August 25 2008 / by futuretalk / In association with Future Blogger.net
Category: Other Year: General Rating: 4 Hot
By Dick Pelletier
Although it may sound puzzling, there is a logical reason for the economy to maintain a respectable national GDP, even though unemployment is on the rise – businesses are becoming more profitable by installing robotic and other automation equipment which performs work that eliminates many jobs.
The first automation systems that replaced jobs in a big way arrived about 30 years ago, when gas stations began using new electronic pumps that enabled drivers to dispense their own gas. Employees were no longer needed to “fill her up” and wash the windows. Those jobs had just been “outsourced” to the customer.
More customer-outsourcing was soon to follow. People began using the Internet to access account information from their banks, credit card companies, department stores, and other businesses. Thousands of customer service jobs were now “outsourced” to the customer. Unemployment was on the rise.
Although there are a multitude of nice grocery stores in Las Vegas, I shop mostly at Smith’s and Albertsons. Why? Well sure, they have an adequate selection and decent prices, but the main reason I prefer these stores is self-checkout. After gathering my groceries, I head to one of the self-checkout machines, which are almost always empty, and scan and punch my way quickly out the door. Several cashiers have been eliminated.
The next big wave of automation promises to come from radio frequency identification tags. RFID tags will soon be used in most stores at point-of-sale checkout replacing all cashiers. Sensors detect purchases and automatically charge your ATM or credit card – or direct you to a cash machine. Customers save time and merchants expand their price competitiveness by eliminating more employees.
Wall-Mart, Target, The Home Depot, Kroger, Safeway, and most other stores are expected to jump on the RFID bandwagon in the next decade.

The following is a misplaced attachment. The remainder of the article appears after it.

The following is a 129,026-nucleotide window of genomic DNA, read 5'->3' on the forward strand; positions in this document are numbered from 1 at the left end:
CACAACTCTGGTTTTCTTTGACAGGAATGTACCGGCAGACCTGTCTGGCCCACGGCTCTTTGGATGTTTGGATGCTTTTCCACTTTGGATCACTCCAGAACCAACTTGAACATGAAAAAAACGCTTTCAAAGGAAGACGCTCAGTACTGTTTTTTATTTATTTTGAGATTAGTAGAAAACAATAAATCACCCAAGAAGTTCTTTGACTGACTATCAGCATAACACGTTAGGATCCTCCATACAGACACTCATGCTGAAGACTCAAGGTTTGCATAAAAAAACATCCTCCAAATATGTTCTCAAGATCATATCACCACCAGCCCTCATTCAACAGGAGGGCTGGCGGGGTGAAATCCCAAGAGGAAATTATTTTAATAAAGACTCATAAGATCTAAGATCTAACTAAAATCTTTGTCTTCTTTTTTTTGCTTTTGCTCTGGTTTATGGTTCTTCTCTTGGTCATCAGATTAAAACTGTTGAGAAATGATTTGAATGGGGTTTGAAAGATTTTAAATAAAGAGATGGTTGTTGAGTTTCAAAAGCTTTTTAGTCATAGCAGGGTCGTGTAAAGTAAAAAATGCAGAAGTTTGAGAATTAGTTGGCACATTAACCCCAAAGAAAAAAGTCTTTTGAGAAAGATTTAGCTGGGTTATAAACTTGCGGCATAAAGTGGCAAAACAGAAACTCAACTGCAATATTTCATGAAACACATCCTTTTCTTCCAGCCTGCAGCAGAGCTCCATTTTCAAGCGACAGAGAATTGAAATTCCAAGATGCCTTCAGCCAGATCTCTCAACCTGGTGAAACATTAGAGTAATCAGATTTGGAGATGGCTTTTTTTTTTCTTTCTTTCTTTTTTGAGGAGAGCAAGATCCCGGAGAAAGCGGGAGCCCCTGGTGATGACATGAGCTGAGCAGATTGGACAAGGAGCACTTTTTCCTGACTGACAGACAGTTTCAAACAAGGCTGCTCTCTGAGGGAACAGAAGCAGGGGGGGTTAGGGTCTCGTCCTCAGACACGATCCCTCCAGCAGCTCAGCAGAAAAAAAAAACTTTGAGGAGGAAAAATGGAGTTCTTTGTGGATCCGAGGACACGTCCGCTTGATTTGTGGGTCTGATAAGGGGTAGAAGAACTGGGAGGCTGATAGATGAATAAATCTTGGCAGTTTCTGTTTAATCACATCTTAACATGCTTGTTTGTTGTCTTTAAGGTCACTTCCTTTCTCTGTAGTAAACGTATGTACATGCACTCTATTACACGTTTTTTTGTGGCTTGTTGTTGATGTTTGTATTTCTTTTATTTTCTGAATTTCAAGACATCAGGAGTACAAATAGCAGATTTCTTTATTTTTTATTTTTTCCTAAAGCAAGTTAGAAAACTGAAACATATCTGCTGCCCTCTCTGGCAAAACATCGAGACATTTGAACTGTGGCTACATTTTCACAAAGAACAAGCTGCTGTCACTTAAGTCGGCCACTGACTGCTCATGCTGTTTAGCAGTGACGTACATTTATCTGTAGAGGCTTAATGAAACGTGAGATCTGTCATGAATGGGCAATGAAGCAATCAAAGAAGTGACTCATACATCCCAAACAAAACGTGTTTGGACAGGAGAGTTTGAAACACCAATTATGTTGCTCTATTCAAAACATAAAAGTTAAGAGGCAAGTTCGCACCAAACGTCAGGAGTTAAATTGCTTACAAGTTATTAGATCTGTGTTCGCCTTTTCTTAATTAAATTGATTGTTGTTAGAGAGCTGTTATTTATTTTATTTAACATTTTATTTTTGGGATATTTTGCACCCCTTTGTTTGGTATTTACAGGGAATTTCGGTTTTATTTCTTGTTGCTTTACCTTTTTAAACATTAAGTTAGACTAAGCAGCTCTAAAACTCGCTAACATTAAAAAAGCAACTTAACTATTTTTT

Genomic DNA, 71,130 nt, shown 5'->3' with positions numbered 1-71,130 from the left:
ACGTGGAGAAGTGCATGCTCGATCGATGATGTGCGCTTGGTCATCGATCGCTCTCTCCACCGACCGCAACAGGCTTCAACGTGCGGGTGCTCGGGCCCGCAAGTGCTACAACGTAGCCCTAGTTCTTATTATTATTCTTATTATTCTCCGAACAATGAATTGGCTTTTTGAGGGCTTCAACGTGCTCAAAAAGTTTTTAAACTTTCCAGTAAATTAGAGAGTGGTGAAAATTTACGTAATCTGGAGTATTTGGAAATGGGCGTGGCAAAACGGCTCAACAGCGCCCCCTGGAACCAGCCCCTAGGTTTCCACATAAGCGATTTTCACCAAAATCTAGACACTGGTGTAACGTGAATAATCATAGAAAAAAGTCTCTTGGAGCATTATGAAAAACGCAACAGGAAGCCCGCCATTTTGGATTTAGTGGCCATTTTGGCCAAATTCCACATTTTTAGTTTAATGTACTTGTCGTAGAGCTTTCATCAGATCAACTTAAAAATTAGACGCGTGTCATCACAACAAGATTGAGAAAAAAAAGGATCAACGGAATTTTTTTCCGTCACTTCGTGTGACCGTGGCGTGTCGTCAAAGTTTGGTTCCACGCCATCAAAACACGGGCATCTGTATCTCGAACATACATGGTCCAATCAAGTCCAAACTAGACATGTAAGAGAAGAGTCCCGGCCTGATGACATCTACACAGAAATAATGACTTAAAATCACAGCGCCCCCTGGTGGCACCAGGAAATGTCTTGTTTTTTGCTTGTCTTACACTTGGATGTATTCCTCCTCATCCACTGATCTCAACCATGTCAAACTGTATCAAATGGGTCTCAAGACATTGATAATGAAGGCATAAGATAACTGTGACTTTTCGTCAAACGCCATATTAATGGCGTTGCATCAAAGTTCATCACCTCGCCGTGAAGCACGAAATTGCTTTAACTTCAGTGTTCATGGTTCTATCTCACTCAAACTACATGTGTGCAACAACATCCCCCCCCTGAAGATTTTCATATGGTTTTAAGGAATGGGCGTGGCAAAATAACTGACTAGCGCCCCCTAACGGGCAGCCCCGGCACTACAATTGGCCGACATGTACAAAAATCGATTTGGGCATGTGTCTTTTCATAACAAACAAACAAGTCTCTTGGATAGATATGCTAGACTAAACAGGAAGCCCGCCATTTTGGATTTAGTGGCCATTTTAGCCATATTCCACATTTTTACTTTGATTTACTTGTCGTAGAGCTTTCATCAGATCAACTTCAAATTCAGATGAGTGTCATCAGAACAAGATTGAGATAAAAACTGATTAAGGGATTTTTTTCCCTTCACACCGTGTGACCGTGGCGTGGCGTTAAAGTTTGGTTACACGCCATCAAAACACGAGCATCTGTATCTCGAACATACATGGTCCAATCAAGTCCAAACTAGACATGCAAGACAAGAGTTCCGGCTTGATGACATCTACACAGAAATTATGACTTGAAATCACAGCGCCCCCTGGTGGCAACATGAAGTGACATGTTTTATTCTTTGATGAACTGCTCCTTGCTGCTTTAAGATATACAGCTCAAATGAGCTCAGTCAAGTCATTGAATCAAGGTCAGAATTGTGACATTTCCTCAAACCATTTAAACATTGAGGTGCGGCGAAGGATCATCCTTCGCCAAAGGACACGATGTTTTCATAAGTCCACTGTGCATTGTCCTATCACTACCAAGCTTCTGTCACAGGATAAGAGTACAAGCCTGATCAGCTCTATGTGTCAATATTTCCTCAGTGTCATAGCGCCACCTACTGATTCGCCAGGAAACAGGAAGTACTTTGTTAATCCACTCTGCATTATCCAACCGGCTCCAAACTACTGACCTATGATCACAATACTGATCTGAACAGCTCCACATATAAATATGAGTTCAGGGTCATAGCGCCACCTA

And more automation is coming. According to the Robotics Industry Association, robot purchases increased 27 percent during the first quarter of 2008. Robotics, experts say, provide a cost-effective way to keep “made in America” products at home rather than sending them to India and China.
Today, it’s mostly industrial robots, but by 2010, service robots that clean floors, mow lawns, guard homes, and assist people will begin taking over millions of more jobs.
We are entering into a robotic world, with automation slowly nibbling away at lower-skilled jobs before moving on to the main course. No job will be safe, and no age or class will be immune in the future. As higher profit demands continue, everyone, from janitors to executives is at risk.
But rather than panicking, maybe we should focus on solutions. Our government should create a national program to re-train employees who have lost their jobs to automation. Creative thinking and strong intelligence will become increasingly important in a future where machines perform so many of our jobs.
Futurists predict that by 2030, our nation will need to subsidize incomes. As automated systems and robots take more of our jobs, a basic income should be considered a human right – enjoyed by all. What do you think? Comments welcome.